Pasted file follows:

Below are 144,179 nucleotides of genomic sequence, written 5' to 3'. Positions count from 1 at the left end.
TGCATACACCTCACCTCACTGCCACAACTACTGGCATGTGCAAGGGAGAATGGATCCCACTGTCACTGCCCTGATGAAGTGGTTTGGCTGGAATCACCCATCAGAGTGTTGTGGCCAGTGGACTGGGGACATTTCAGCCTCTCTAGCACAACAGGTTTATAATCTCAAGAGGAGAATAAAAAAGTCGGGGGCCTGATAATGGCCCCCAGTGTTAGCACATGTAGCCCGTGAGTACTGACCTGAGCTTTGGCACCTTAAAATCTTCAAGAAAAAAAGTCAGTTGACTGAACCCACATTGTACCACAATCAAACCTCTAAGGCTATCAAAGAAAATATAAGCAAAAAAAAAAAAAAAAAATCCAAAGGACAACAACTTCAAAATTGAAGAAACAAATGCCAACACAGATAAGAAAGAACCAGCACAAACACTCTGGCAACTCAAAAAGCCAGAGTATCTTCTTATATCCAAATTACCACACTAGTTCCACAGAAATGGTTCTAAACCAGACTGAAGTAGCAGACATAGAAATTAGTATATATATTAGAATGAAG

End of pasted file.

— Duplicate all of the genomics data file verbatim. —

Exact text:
Below are 144,179 nucleotides of genomic sequence, written 5' to 3'. Positions count from 1 at the left end.
TGCATACACCTCACCTCACTGCCACAACTACTGGCATGTGCAAGGGAGAATGGATCCCACTGTCACTGCCCTGATGAAGTGGTTTGGCTGGAATCACCCATCAGAGTGTTGTGGCCAGTGGACTGGGGACATTTCAGCCTCTCTAGCACAACAGGTTTATAATCTCAAGAGGAGAATAAAAAAGTCGGGGGCCTGATAATGGCCCCCAGTGTTAGCACATGTAGCCCGTGAGTACTGACCTGAGCTTTGGCACCTTAAAATCTTCAAGAAAAAAAGTCAGTTGACTGAACCCACATTGTACCACAATCAAACCTCTAAGGCTATCAAAGAAAATATAAGCAAAAAAAAAAAAAAAAAATCCAAAGGACAACAACTTCAAAATTGAAGAAACAAATGCCAACACAGATAAGAAAGAACCAGCACAAACACTCTGGCAACTCAAAAAGCCAGAGTATCTTCTTATATCCAAATTACCACACTAGTTCCACAGAAATGGTTCTAAACCAGACTGAAGTAGCAGACATAGAAATTAGTATATATATTAGAATGAAG